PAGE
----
Earth Day 2015 represents an opportunity to convene and facilitate conversations about sustainability in Lagos, Nigeria. With this year’s theme “It’s our turn to lead,” Resource Innovation and Solutions Network Nigeria (RISNN) calls for strong leaders that will strengthen the country’s capacity to respond to its most daunting economic, social and environmental challenges.
Predictions suggest that Nigeria, which is larger than the state of Texas, will have a population of over 400 million people by 2050. With infrastructural gaps, rapid population growth and urbanization, resources and public services in Nigeria will become even more stressed. There is a need for innovative solutions to conquer Nigeria’s most pressing environmental issues.
For example, Lagos, the capital of Nigeria, is one of the fastest growing megacities in the world with a budding economic outlook. However, a comprehensive and waste management system is lacking. With its 20 million inhabitants Lagos generates about 12,000 tons of waste per day. According to Ola Oresanya, managing director of the local waste authority in Lagos State, “the increase in waste generation combined with complex/emerging waste streams arising from growing industrialization, as well as changing consumption patterns…pose inherent implications for climate change among other environmental issues.”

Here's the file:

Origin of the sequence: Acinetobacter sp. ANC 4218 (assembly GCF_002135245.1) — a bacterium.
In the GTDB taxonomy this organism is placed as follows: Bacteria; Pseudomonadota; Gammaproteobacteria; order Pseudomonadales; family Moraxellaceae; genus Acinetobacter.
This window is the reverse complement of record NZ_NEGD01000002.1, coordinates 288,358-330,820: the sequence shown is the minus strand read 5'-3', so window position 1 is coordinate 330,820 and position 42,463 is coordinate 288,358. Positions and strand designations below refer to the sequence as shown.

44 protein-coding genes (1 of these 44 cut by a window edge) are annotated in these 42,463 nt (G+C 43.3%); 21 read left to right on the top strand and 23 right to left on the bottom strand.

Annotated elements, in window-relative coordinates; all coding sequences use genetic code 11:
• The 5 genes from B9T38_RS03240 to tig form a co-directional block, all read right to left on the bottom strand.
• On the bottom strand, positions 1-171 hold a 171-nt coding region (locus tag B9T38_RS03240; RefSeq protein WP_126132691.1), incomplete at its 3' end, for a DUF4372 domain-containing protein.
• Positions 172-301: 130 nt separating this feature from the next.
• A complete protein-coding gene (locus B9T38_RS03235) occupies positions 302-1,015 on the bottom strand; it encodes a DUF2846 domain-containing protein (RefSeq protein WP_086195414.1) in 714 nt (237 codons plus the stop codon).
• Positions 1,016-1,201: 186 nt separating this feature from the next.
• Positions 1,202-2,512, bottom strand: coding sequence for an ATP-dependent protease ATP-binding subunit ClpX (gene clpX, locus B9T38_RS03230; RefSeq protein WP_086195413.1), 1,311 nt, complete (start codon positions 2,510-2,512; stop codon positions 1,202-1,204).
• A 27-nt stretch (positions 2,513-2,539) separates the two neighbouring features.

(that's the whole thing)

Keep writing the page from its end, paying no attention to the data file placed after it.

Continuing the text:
Adopting a collaborative approach in order to deliver sustainable solutions for growing waste and other resource challenges in Nigeria is necessary to defend the environment and public health. RISNN believes this requires the establishment of institutions that will foster active participation and education for young Africans. If Africa is to achieve sustainability, the most critical tool will be to equip its youth with relevant 21st century education to develop solutions. Educating citizens on health and environmental issues will make them strong leaders, with the knowledge to make decisions that will benefit both the planet and the people.
Dr. Olufemi Olarewaju, Guest Blogger